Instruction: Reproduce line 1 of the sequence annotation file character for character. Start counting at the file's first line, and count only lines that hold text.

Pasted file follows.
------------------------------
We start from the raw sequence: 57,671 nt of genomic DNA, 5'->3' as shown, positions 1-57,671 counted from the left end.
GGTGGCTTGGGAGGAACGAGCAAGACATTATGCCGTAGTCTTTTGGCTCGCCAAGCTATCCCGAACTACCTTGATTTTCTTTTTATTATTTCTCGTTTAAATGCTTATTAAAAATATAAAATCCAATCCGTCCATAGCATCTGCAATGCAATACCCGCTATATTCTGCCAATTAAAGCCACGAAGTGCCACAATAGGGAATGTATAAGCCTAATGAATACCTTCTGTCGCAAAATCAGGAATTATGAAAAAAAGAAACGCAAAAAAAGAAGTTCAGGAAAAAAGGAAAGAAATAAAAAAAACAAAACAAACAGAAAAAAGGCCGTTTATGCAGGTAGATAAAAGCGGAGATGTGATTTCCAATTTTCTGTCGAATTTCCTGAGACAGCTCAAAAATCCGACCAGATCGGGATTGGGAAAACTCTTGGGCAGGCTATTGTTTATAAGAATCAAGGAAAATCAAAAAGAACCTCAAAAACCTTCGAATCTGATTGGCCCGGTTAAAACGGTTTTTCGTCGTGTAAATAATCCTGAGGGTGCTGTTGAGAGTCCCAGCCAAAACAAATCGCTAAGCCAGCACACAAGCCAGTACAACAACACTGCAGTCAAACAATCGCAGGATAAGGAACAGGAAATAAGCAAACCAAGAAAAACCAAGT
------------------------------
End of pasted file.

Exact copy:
We start from the raw sequence: 57,671 nt of genomic DNA, 5'->3' as shown, positions 1-57,671 counted from the left end.